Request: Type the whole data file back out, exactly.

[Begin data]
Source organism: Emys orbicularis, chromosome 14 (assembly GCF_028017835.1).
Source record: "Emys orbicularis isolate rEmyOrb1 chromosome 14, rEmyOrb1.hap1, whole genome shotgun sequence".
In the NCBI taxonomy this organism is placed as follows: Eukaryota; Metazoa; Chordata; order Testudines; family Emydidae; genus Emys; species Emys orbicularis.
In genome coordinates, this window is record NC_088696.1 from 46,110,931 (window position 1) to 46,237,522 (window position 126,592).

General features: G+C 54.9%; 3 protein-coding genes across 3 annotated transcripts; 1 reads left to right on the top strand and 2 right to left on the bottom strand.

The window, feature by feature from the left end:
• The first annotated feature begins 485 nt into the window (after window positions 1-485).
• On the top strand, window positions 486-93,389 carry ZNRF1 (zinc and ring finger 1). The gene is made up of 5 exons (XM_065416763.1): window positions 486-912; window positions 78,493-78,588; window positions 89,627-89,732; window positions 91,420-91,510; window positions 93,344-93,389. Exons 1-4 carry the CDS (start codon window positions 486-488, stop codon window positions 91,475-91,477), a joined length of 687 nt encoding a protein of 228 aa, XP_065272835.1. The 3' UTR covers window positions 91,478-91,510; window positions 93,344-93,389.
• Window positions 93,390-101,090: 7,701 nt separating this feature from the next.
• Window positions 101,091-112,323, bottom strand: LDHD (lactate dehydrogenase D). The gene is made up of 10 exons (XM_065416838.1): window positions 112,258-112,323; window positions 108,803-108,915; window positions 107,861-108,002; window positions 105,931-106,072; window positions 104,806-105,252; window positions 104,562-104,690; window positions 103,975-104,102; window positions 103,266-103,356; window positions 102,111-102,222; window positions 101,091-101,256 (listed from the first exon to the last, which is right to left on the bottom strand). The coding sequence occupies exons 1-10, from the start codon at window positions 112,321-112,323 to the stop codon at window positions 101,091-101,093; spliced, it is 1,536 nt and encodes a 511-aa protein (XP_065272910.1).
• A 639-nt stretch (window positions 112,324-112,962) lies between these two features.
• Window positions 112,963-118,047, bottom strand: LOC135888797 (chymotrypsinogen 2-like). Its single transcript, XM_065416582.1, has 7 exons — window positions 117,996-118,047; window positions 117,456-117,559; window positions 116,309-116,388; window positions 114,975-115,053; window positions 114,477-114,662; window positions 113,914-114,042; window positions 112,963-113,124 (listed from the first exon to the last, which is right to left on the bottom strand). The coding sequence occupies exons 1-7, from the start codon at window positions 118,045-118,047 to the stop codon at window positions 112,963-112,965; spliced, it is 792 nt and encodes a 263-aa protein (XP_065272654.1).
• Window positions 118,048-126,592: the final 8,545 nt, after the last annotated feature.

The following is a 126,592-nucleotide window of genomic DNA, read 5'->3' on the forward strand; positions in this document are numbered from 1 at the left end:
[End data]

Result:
Source organism: Emys orbicularis, chromosome 14 (assembly GCF_028017835.1).
Source record: "Emys orbicularis isolate rEmyOrb1 chromosome 14, rEmyOrb1.hap1, whole genome shotgun sequence".
In the NCBI taxonomy this organism is placed as follows: Eukaryota; Metazoa; Chordata; order Testudines; family Emydidae; genus Emys; species Emys orbicularis.
In genome coordinates, this window is record NC_088696.1 from 46,110,931 (window position 1) to 46,237,522 (window position 126,592).

General features: G+C 54.9%; 3 protein-coding genes across 3 annotated transcripts; 1 reads left to right on the top strand and 2 right to left on the bottom strand.

The window, feature by feature from the left end:
• The first annotated feature begins 485 nt into the window (after window positions 1-485).
• On the top strand, window positions 486-93,389 carry ZNRF1 (zinc and ring finger 1). The gene is made up of 5 exons (XM_065416763.1): window positions 486-912; window positions 78,493-78,588; window positions 89,627-89,732; window positions 91,420-91,510; window positions 93,344-93,389. Exons 1-4 carry the CDS (start codon window positions 486-488, stop codon window positions 91,475-91,477), a joined length of 687 nt encoding a protein of 228 aa, XP_065272835.1. The 3' UTR covers window positions 91,478-91,510; window positions 93,344-93,389.
• Window positions 93,390-101,090: 7,701 nt separating this feature from the next.
• Window positions 101,091-112,323, bottom strand: LDHD (lactate dehydrogenase D). The gene is made up of 10 exons (XM_065416838.1): window positions 112,258-112,323; window positions 108,803-108,915; window positions 107,861-108,002; window positions 105,931-106,072; window positions 104,806-105,252; window positions 104,562-104,690; window positions 103,975-104,102; window positions 103,266-103,356; window positions 102,111-102,222; window positions 101,091-101,256 (listed from the first exon to the last, which is right to left on the bottom strand). The coding sequence occupies exons 1-10, from the start codon at window positions 112,321-112,323 to the stop codon at window positions 101,091-101,093; spliced, it is 1,536 nt and encodes a 511-aa protein (XP_065272910.1).
• A 639-nt stretch (window positions 112,324-112,962) lies between these two features.
• Window positions 112,963-118,047, bottom strand: LOC135888797 (chymotrypsinogen 2-like). Its single transcript, XM_065416582.1, has 7 exons — window positions 117,996-118,047; window positions 117,456-117,559; window positions 116,309-116,388; window positions 114,975-115,053; window positions 114,477-114,662; window positions 113,914-114,042; window positions 112,963-113,124 (listed from the first exon to the last, which is right to left on the bottom strand). The coding sequence occupies exons 1-7, from the start codon at window positions 118,045-118,047 to the stop codon at window positions 112,963-112,965; spliced, it is 792 nt and encodes a 263-aa protein (XP_065272654.1).
• Window positions 118,048-126,592: the final 8,545 nt, after the last annotated feature.

The following is a 126,592-nucleotide window of genomic DNA, read 5'->3' on the forward strand; positions in this document are numbered from 1 at the left end: